Easy Shahi Tukray

Shahi Tukray Ready to be eaten

Every region has some sort of bread and butter pudding in their cuisine, and Shahi Tukray (or Shahi Tukre, I never know which one is right!) is native to the subcontinent. It’s a little different from other versions as it doesn’t require any baking. Instead, the bread is fried in butter, then doused in a  cardamom scented milk, then topped off with nuts and that quintessential Chandi ka Vark (edible silver) which does nothing for flavor but gets 100 points for looks.  Bread, milk and sugar and a part of every cultural cuisine, but Shahi Tukray combine them so beautifully. I’ve eaten some intensely indulgent versions with the milk cooked down from morning till evening into a caramel consistency, the bread deep fried into a golden hue. But this recipe, like all my recipes,  is simple, to the point, and balanced. So you can have all the flavor and only some of the guilt. 

I love using whole cardamom pods, just crushed until their shells burst, but you can use ground cardamom as well. It’s very strong so I would start off with just 1/2 tsp and see how it goes. As for the butter, I’ve made it using salted and unsalted butter, and both turn out great, so it really depends on what you have in your fridge. As for the bread, I always use white bread. I refuse to try it with whole wheat or any other, but now that I think of it, a brioche would be magical in this. For the milk, I’ve used whole milk and 2% milk, either will work. 

In terms of sweetness, I love a soft sweetness in my desserts, nothing toothache inducing, so for the condensed milk I’ve put 3/4 – 1 can. I always add 3/4 and feel that it’s enough, but if you prefer sweeter desserts please add the whole can! Let’s get into it, shall we?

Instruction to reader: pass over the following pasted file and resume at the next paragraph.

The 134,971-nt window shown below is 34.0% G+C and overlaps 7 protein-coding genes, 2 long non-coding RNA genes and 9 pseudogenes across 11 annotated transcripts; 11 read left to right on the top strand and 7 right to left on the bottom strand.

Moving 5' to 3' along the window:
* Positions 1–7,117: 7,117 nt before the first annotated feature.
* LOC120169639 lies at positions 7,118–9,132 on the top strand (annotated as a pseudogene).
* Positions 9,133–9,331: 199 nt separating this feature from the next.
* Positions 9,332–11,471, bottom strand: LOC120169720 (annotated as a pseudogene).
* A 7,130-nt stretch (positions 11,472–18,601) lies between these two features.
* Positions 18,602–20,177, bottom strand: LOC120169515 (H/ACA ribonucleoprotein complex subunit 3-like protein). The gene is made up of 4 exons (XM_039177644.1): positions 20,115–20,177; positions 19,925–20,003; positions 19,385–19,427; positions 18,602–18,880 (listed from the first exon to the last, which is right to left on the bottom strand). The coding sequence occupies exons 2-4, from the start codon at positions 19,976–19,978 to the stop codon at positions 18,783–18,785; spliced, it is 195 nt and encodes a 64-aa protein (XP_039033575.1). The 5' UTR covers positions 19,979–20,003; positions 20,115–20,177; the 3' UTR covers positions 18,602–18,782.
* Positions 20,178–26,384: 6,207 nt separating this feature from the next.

Here’s what you’ll need for a medium sized dish (approx 9×9 in or a similar rectangular sized dish)

10 pieces of white bread

1/3 cup butter

5-6 cardamom pods OR 1/2 tsp ground cardamom 

3 cups milk

2/3- 1 can of sweetened condensed milk (14oz can)

1/4 cup toasted almonds for garnish

dried rose petals and edible silver leaf for garnish *


In a sauce pan heat the milk and condensed milk together. Add in the cardamom pods. Let the milk come to a boil, then simmer for about 5 minutes. Then turn off the flame and let the cardamom steep in the milk infuse it’s flavor. In a pan or on a griddle fry the bread in butter. You can either spread butte Ron both sides of each slice of bread and fry it, or just melt the butter little by little in a pan and fry the bread like that. You want to get the bread crispy and a golden brown. I don’t cut off the edges, I love the extra crunch they add, but you can for the purpose of presentation.

Cut the slices in half diagonally, then layer them in your dish. The flatter the bread layers sit, the more milk they’ll absorb. Once the bread is all layers in, start ladling your ilk mixture onto the bread. Don’t do it all at once, you want to pour it over all the corners that are sticking up so they don’t stay dry. Spend a few minutes doing this and it’ll make a big difference. Let the bread absorb the liquid, some will sit at the bottom, and it’ll thicken while it chills in the fridge and make a delicious bite. Garnish with toasted nuts before serving. I like adding dried rose petals and edible silver leaf to add some color and wow factor, but just the nuts will be great as well. Enjoy this chilled. Refrigerate leftovers in an airtight container, if you have any. 

I love hearing your feedback! If you found this recipe helpful in any way please rate it below, and leave a comment if you have any questions or comments, and I’ll get back to you very soon!

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Zahra Tiwana Ahmmed
Zahra Tiwana Ahmmed
8 days ago

Do you suggest making this the morning of Eid or the night before? How long should we chill in the fridge before serving?